Those mall trips are infrequent—about once a month. More often, Athena and her friends spend time together on their phones, unchaperoned. Unlike the teens of my generation, who might have spent an evening tying up the family landline with gossip, they talk on Snapchat, the smartphone app that allows users to send pictures and videos that quickly disappear. They make sure to keep up their Snapstreaks, which show how many days in a row they have Snapchatted with each other. Sometimes they save screenshots of particularly ridiculous pictures of friends. “It’s good blackmail,” Athena said. (Because she’s a minor, I’m not using her real name.) She told me she’d spent most of the summer hanging out alone in her room with her phone. That’s just the way her generation is, she said. “We didn’t have a choice to know any life without iPads or iPhones. I think we like our phones more than we like actual people.”
A new film details the reason the star postponed her recent tour—and will test cultural attitudes about gender, pain, and pop.
“Pain without a cause is pain we can’t trust,” the author Leslie Jamison wrote in 2014. “We assume it’s been chosen or fabricated.”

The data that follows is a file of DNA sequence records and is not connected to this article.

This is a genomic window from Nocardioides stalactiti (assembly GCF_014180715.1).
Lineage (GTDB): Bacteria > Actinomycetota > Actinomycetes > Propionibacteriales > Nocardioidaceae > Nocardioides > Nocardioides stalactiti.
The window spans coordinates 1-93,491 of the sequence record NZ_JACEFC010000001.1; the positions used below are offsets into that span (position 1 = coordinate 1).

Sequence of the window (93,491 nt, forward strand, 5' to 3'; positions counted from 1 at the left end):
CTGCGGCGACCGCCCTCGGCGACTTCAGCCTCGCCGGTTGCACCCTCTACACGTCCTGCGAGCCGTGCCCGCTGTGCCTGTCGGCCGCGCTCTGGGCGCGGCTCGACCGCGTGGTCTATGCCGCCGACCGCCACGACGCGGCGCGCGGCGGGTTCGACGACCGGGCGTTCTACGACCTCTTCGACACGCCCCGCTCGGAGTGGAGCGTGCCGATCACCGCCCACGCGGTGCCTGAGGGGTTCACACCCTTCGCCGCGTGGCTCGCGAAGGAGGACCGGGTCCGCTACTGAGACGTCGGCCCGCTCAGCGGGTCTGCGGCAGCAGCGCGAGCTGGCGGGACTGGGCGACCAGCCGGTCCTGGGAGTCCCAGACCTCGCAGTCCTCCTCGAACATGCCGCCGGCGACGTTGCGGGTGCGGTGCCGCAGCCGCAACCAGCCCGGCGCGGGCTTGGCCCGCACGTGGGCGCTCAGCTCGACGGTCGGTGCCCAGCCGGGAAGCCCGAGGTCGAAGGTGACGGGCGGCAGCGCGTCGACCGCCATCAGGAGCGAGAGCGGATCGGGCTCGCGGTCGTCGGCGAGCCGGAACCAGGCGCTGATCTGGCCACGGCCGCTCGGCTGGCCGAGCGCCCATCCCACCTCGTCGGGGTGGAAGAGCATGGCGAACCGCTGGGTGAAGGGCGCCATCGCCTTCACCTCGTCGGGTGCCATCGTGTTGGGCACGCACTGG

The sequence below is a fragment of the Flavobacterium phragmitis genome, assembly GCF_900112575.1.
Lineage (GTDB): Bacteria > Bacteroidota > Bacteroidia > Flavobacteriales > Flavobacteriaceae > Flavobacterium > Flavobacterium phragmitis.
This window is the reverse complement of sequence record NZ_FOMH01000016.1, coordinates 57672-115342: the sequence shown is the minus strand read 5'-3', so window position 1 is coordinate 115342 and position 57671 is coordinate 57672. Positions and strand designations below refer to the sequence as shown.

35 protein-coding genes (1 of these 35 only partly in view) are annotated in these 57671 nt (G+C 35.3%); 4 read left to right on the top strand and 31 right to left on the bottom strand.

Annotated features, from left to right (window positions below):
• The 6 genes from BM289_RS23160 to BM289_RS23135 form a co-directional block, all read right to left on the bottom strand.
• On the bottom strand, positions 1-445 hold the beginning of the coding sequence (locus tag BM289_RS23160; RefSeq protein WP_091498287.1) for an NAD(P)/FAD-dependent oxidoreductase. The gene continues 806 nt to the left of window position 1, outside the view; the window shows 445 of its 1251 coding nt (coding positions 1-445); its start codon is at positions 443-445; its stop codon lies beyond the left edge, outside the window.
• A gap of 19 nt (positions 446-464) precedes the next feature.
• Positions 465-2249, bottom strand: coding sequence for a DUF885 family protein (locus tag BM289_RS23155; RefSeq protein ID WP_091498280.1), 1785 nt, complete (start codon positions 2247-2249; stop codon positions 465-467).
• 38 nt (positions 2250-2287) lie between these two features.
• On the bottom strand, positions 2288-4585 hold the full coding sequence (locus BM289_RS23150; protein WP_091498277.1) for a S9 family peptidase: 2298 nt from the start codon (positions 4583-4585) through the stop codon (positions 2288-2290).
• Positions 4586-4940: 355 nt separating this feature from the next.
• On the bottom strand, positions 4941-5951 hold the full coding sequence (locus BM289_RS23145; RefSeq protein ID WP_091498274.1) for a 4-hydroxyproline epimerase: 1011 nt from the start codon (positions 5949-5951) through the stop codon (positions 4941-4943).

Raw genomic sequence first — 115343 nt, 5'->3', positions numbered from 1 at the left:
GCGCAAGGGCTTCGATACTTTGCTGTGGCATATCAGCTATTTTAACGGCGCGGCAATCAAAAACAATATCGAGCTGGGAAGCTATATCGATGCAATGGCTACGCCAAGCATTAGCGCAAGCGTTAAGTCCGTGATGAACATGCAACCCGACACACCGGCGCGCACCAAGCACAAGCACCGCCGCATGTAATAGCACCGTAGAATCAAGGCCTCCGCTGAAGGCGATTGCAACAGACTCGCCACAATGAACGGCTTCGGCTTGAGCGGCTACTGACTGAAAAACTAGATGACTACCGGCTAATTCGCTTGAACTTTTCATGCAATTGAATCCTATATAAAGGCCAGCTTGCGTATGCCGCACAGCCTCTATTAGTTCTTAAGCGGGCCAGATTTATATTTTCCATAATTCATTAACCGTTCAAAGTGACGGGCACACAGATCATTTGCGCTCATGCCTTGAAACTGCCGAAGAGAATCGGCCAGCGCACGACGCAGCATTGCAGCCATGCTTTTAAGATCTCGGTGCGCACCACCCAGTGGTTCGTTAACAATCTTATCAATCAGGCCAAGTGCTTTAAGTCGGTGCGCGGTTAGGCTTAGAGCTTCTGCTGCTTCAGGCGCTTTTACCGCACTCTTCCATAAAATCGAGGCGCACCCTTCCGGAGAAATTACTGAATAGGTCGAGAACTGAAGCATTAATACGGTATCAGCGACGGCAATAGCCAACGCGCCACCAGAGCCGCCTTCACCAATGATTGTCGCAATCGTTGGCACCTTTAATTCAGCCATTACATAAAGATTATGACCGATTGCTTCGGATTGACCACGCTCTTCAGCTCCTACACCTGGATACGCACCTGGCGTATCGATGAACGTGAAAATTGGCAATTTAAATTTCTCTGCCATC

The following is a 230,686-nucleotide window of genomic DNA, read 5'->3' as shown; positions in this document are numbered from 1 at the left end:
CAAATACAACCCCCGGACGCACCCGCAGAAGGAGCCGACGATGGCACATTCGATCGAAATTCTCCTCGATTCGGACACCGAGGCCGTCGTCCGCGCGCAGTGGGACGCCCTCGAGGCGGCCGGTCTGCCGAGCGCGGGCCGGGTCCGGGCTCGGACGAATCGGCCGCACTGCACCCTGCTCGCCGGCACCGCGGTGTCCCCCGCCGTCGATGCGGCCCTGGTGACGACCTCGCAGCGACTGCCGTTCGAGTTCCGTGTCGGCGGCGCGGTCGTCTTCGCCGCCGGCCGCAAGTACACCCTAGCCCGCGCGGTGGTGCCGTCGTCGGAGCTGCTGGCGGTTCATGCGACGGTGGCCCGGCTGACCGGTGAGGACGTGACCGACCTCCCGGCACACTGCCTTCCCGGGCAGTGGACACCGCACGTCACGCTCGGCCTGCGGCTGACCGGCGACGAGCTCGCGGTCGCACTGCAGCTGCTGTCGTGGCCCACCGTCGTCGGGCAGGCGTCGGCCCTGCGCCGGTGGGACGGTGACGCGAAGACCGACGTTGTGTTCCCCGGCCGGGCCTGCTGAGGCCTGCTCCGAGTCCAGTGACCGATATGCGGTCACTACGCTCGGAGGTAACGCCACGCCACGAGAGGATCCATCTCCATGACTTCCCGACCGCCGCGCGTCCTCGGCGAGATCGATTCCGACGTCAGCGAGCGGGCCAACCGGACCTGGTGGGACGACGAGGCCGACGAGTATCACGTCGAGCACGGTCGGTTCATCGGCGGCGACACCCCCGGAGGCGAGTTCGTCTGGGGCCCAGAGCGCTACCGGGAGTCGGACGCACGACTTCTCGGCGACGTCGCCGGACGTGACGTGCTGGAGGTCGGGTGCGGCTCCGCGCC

Jamison’s essay “Grand Unified Theory of Female Pain” unpacked the suffering-woman archetype, which encompasses literature’s broken hearts (Anna Karenina, Miss Havisham) and society’s sad girls—the depressed, the anorexic, and in the 19th century, the tubercular. Wariness about being defined by suffering, she argued, had led many modern women to adopt a new pose. She wrote, “The post-wounded woman conducts herself as if preempting certain accusations: Don’t cry too loud; don’t play victim.” Jamison questioned whether this was an overcorrection. “The possibility of fetishizing pain is no reason to stop representing it,” she wrote. “Pain that gets performed is still pain.”
One hundred years ago, a retail giant that shipped millions of products by mail moved swiftly into the brick-and-mortar business, changing it forever. Is that happening again?
Amazon comes to conquer brick-and-mortar retail, not to bury it. In the last two years, the company has opened 11 physical bookstores. This summer, it bought Whole Foods and its 400 grocery locations. And last week, the company announced a partnership with Kohl’s to allow returns at the physical retailer’s stores.
Why is Amazon looking more and more like an old-fashioned retailer? The company’s do-it-all corporate strategy adheres to a familiar playbook—that of Sears, Roebuck & Company. Sears might seem like a zombie today, but it’s easy to forget how transformative the company was exactly 100 years ago, when it, too, was capitalizing on a mail-to-consumer business to establish a physical retail presence.